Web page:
Compost

Discussion in 'Turf Renovation' started by 1999frontier, Aug 4, 2010.

  1. 1999frontier

    1999frontier LawnSite Senior Member
    from NC
    Posts: 562

    What is compost used for? I want to kill some bermuda in my lawn and this guy said to round up it a couple times and then add compost before I overseed this fall. Any help and a better understanding of compost would be appreciated.
     
  2. poncho62

    poncho62 LawnSite Member
    Posts: 222

    Compost adds nutrition to the soil, also helps break up clay type soils
     
  3. 1999frontier

    1999frontier LawnSite Senior Member
    from NC
    Posts: 562

    I've got sandy soil where the bermuda is. Do I need to add any or plug and seed?
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  4. poncho62

    poncho62 LawnSite Member
    Posts: 222

    Sand doesnt have much nutrition...I would add it
     
  5. Kiril

    Kiril LawnSite Fanatic
    Posts: 18,298

    Add the compost as a top dress to your overseed (1/4-1/2"), and keep doing it for your entire lawn every year and you will dramatically reduce (if not eliminate) your fertilizer and pesticide use.
     
  6. 1999frontier

    1999frontier LawnSite Senior Member
    from NC
    Posts: 562

    Where do you buy it at? I know some make their own I think. Lowes or a nursery have it? Is there an easy way to spread it other than a shovel and wheelbarrow?
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  7. Kiril

    Kiril LawnSite Fanatic
    Posts: 18,298

    Find a bulk supplier. Buying it by the bag just won't cut it. For small properties (< 1 acre of turf), wheelbarrow, shovel and rake is not that difficult. Once you get into larger properties, there are spreaders you can buy.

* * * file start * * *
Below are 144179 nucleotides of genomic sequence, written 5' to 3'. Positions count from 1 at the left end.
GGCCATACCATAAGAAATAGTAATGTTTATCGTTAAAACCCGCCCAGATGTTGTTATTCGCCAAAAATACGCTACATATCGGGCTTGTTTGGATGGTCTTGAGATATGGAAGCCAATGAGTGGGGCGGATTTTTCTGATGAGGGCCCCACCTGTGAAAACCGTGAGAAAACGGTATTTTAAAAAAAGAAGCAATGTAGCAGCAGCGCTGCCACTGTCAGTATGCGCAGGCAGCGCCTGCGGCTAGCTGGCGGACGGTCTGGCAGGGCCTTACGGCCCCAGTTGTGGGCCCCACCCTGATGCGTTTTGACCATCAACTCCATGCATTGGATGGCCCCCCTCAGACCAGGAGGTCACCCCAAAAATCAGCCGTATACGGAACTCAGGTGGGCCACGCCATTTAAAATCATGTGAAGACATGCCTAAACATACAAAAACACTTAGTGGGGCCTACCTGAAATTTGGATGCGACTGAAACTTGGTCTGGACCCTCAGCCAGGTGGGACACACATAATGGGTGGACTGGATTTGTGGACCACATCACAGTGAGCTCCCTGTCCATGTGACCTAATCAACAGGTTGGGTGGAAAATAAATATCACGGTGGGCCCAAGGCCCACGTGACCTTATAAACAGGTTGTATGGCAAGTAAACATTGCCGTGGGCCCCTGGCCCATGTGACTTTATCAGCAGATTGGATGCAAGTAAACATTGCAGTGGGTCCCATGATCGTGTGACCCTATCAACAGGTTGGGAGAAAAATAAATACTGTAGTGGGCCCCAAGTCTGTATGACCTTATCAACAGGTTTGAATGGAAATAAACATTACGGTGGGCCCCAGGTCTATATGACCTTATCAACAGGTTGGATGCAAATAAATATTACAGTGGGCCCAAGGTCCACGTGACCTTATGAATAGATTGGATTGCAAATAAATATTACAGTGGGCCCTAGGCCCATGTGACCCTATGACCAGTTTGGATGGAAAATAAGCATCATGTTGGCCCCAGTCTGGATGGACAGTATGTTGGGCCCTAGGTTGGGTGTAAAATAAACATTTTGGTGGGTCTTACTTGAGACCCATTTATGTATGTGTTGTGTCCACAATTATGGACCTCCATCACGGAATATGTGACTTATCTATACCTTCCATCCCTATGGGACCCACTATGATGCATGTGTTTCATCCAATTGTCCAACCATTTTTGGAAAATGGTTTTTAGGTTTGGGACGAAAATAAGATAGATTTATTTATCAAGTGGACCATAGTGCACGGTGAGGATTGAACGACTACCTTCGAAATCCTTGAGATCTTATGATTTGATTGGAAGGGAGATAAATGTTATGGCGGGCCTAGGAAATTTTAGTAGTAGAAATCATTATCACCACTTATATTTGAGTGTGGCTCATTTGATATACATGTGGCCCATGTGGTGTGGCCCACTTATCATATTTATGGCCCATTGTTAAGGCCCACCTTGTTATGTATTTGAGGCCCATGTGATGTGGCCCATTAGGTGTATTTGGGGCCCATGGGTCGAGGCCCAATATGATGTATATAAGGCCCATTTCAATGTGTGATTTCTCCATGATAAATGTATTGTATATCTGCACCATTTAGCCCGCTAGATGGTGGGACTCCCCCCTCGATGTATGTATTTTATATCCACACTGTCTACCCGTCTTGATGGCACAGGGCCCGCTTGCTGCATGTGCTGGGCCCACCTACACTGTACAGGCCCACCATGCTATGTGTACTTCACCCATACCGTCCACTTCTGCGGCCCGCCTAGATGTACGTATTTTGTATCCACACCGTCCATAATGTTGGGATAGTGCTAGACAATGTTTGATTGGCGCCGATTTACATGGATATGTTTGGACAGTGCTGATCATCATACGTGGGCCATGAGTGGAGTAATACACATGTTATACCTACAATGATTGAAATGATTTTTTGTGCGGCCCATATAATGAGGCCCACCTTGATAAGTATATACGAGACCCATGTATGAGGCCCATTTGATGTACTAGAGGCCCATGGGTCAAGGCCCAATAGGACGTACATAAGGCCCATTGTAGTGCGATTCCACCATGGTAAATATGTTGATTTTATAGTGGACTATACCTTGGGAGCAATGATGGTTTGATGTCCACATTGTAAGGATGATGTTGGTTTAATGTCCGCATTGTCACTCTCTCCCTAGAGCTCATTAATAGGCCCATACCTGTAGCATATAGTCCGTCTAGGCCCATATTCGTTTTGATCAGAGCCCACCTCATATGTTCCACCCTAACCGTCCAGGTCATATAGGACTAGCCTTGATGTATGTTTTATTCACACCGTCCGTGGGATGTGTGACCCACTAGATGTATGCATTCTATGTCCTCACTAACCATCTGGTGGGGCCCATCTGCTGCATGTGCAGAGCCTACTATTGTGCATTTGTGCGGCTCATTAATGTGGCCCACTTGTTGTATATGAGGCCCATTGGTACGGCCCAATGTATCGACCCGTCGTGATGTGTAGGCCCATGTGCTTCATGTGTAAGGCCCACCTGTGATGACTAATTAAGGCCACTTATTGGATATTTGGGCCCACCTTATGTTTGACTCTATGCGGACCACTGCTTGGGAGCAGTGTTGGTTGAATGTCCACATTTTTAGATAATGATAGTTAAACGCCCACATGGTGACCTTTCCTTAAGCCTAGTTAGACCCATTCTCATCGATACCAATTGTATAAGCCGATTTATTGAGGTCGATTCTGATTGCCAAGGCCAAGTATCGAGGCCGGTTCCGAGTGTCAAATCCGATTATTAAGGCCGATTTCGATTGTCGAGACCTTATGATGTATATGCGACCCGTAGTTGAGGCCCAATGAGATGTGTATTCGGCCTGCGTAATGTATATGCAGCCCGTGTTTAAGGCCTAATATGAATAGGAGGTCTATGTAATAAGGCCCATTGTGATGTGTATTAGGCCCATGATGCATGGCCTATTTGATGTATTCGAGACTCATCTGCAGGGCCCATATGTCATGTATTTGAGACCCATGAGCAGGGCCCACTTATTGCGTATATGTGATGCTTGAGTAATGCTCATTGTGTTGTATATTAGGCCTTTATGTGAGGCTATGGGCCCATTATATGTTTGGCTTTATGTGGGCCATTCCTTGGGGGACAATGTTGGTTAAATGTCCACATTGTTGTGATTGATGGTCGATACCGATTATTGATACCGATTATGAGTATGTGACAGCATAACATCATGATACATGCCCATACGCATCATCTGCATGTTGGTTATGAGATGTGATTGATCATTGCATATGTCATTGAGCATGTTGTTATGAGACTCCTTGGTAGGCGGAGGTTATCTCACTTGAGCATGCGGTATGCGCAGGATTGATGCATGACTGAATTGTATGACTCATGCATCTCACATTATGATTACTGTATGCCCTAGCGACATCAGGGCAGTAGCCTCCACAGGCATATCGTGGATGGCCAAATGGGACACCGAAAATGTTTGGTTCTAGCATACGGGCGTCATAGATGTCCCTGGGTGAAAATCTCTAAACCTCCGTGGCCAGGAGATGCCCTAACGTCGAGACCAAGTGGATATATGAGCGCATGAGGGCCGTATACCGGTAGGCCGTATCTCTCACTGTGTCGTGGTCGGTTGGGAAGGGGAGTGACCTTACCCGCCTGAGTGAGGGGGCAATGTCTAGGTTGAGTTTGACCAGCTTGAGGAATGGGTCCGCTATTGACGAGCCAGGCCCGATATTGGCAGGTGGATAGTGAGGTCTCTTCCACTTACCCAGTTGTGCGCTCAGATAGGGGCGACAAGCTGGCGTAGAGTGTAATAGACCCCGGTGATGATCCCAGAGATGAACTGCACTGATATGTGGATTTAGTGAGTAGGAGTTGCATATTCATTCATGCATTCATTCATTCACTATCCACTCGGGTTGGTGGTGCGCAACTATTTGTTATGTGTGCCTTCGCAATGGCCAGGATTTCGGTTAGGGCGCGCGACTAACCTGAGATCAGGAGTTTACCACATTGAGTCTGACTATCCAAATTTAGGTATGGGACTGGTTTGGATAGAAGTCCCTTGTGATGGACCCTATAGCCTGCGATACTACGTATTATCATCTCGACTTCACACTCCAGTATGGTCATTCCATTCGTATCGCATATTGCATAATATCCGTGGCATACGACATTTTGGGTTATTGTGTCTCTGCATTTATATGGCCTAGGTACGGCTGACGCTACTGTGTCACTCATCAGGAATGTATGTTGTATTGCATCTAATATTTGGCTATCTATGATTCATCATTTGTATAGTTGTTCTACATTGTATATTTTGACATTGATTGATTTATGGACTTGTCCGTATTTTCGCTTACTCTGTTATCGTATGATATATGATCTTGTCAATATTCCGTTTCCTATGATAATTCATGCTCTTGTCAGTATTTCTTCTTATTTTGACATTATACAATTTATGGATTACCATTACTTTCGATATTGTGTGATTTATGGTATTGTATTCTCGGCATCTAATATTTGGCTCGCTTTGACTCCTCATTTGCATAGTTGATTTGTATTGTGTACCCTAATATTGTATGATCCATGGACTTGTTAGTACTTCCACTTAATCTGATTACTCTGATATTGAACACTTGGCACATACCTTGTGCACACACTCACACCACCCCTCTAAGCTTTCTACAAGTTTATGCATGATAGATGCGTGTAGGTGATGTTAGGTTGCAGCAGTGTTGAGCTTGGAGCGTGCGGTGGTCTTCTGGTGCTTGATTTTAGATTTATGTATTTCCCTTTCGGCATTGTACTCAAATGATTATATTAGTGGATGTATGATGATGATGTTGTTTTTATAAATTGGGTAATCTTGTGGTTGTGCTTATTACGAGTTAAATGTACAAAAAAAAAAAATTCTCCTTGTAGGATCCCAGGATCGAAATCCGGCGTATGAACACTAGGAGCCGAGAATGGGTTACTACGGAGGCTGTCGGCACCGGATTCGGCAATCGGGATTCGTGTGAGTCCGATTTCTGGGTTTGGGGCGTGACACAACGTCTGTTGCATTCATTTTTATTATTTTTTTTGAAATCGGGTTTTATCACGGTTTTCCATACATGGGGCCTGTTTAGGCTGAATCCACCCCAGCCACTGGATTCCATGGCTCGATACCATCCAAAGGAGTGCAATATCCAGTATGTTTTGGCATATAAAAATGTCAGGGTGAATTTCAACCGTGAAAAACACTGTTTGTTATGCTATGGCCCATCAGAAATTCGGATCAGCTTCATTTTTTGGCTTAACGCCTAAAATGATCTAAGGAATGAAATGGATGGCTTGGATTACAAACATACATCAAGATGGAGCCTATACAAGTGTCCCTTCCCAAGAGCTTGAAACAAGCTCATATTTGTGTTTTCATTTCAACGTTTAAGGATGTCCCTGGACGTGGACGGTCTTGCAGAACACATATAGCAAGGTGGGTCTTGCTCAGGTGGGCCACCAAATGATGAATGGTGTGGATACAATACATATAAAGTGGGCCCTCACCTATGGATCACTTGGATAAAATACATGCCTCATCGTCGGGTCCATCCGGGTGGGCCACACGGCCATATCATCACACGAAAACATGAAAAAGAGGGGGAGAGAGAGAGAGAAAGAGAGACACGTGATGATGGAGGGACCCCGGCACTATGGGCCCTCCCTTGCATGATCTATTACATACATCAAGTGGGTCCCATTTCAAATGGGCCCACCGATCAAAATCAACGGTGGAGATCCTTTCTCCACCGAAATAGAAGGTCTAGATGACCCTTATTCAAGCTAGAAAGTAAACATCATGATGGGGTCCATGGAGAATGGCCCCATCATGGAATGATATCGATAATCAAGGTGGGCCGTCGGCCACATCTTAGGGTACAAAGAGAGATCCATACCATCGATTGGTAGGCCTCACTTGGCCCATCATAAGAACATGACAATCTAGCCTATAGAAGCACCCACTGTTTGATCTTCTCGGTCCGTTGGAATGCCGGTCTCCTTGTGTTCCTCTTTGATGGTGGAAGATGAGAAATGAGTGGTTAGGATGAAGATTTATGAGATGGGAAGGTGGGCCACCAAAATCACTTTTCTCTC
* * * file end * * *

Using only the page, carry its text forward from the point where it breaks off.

8. jonthepain

    jonthepain LawnSite Senior Member
    from Raleigh
    Posts: 520

    Most large towns sell it. Raleigh sells it for $20 a pickup load.

    Great stuff.
     
  9. JoJo1990

    JoJo1990 LawnSite Member
    Posts: 244

    Ditto on the truck load. If you have a backpack leaf blower (high powered units) fill the wheelbarrow up and use the blower to blow the compost over the yard .25-.5" thick. This obviously works best if the compost is not wet from rain. Then, rake out any high spots. It's amazing what a few years of this will do to your soil. I was a non-believe and a major hypocrite until I figured what the heck and gave it a go.
     
  10. Smallaxe

    Smallaxe LawnSite Fanatic
    Posts: 10,080

    To answer your original question, compost is rotted plant material that creates the natural growing environment for new plants.
    It is therefore organic matter, that holds water, supplies material for soil life, builds soil structure, provides Cation Exchange site for fertilizers, and feeds nutrients naturally to the plant.
    If you have sand, you have very little in the way of CEC and the ferts quickly are lost to the turf. Compost is necessary for an efficient use of fertilizers in sand and clay.
     

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